Egans Errors 2?

In just a decade the filter-feeding mollusks have literally turned life upside down in Lake Michigan by sucking to the bottom so much of the plankton that sustained a healthy commercial fishery.A graph is provided to show declining commercial harvests of four fish species in Wisconsin waters of Lake Michigan, with 1994 highlighted for mussels.

How about our Whitefish graph (Chart 1) with more years. We'll get to the 3 years for comparison that are circled in red.
Note the Journal's comparison of 7-year old Whitefish by weight, lower right of their chart.
First, let’s check with the WDNR as to the average weight of Whitefish (Chart 2), please note that the 11-year old Whitefish were already ~ 25% smaller before Zebra mussels. The 7-year old fish get smaller too.
What happens when Whitefish are charted by number of fish (7-year olds) instead of poundage.

                     Chart 1                                                  Chart 2                                                   Chart 3                                                Chart 4
While the 3 red circled points on Chart 1 shows an increase of ~16% by weight, when converted to corresponding number of smaller sized Whitefish, the difference is an astounding 400% increase in harvest (Chart 3).
Chart 4, shows that the commercial fishing industry is about money, if one species of fish don't satisfy them, then they will just switch species and Whitefish harvests go up after Zebra Mussels.
So what of the premise of less available food equates to smaller fish? That has been tried before with perch, read here, with the finding that commercial overfishing pressure resulted in smaller fish, not lack of food.
Mussels, pollution, insufficient Breeding Stock Biomass, extremes in sex ratios? How about reverse breeding, the biggest, fastest growing Whitefish are quickly culled, leaving the smallest slowest growing Whitefish to breed?
As you can see, major changes again happened before the arrival of Zebra Mussels, increased number of Whitefish netted, shift to males, smaller Whitefish being kept. Sounds a lot like perch?
          

                 Chart 5                                              Chart 6                                       Chart 7                                Chart 8

Chart 5 disputes the 1970’s theory that alewives were the cause of the chub decline. The graph supports several key points. 1) Commercial overfishing depleted chubs. 2) After chubs were protected, they made a recovery despite the presence of alewives. 3) Despite a lake depleted of competition, alewives weren’t able to out populate chubs even while chubs were netted and alewives were protected starting in 1991.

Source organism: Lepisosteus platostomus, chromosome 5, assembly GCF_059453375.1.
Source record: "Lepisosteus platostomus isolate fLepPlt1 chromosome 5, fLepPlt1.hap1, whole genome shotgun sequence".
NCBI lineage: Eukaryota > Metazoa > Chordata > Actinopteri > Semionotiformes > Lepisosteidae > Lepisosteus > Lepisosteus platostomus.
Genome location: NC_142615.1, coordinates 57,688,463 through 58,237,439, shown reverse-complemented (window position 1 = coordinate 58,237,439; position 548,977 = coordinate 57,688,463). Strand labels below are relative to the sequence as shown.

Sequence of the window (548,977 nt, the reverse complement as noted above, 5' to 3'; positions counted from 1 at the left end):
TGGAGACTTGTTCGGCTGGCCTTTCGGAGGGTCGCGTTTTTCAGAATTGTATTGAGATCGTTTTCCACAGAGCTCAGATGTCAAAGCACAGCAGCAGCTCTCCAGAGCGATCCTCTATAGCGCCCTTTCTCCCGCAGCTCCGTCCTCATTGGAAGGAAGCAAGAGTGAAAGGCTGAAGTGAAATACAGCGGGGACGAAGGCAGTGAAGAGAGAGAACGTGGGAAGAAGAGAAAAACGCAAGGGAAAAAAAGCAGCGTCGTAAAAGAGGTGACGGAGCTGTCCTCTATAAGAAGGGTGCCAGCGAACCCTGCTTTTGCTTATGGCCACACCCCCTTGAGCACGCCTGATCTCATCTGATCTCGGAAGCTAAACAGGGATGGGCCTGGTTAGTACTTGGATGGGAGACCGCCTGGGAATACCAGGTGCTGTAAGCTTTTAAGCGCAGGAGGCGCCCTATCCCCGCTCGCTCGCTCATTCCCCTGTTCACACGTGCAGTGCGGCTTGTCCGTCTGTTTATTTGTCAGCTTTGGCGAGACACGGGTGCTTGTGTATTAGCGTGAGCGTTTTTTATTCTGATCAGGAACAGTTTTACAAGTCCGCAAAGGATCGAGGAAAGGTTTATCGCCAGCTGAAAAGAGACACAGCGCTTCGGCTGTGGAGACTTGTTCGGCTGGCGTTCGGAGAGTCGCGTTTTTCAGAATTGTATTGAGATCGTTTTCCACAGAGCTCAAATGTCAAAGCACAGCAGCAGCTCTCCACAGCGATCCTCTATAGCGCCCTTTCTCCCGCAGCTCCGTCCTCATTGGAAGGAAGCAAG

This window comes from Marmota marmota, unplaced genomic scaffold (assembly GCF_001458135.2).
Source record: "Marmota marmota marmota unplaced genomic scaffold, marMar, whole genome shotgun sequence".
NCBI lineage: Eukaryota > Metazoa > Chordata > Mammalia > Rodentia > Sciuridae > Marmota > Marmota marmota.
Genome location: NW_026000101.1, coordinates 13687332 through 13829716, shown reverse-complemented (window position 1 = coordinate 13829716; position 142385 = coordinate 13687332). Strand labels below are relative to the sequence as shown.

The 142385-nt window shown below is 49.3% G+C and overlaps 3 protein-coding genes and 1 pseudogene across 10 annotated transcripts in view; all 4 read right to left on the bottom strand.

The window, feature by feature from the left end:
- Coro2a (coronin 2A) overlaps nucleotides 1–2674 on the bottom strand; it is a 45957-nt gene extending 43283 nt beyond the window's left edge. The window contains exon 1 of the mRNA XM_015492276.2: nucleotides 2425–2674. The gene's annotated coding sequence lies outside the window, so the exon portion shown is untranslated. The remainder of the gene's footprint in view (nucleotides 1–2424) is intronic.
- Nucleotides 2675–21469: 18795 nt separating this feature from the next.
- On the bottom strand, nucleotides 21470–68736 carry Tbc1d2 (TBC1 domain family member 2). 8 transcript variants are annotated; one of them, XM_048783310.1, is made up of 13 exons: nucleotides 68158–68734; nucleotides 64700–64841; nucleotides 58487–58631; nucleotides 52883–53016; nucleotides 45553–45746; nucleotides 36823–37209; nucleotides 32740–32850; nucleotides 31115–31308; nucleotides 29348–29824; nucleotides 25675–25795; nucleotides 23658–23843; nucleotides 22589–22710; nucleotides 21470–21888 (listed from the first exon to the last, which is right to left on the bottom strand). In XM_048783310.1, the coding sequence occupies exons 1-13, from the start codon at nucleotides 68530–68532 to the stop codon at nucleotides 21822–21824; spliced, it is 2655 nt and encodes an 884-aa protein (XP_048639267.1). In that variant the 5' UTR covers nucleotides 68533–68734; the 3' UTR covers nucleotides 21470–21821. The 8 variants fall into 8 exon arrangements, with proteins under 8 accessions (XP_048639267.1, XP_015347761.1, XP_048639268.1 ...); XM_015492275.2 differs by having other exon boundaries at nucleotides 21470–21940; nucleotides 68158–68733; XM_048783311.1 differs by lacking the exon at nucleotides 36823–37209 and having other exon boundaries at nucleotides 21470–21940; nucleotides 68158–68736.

Chart 6 shoots the mussel theory to pieces, otherwise how else would one explain that after mussels arrived, whitefish found not only enough plankton for their young to survive, but to thrive. Wisconsin whitefish biomass increases 11 fold after mussels arrive.
"Dreissenid mussels are not a “dead end” in Great Lakes food webs", 2010. Lake Huron had 2.4 times as many whitefish and they consumed 8 times as many mussels. Here again, removing native preditors of invasives, and in so doing harming the lake.
The DNR’s habit of removing native fish to excess (herring, perch, chubs), then protecting invasive species less able to cope (alewives) only leave Lake Michigan open for yet more invasives, because nature abhors a vacuum. Everyone now blames mussels, but look at Chart 8, showing stacked data of Chart 7 (USGS),the total biomass is one third of what it was in 1989. USGF - "However, Bunnell et al. (2009b) proposed that the bulk of the decline in total prey fish biomass may be better explained by factors other than food-web-induced effects by dreissenids, including poor fish recruitment (that preceded the mussel expansion), shifts in fish habitat, and increased fish predation by Chinook salmon and lake trout".
Fish at the top of the lake have first access to plankton produced at waters surface, aren't mussels on the bottom at a disadvantage? A 2005 study finds perch were reduced to such low levels as to possibly be unable to repopulate the lake, chubs and smelt now join perch, walleyes and pike of Lake Michigan, as being very scarce. Less then 1% of perch survive, only ~3% of the daytime benthic biomass are native forage species yet the DNR is trying in increase alewife numbers and see no need to restock native fisheries? Who saves an alewife to feed a non-native salmon, but refuses to stock a perch to eat an invasive goby, alewife, spiny water flea, mussels or young carp? It’s obvious to me that management is the real problem.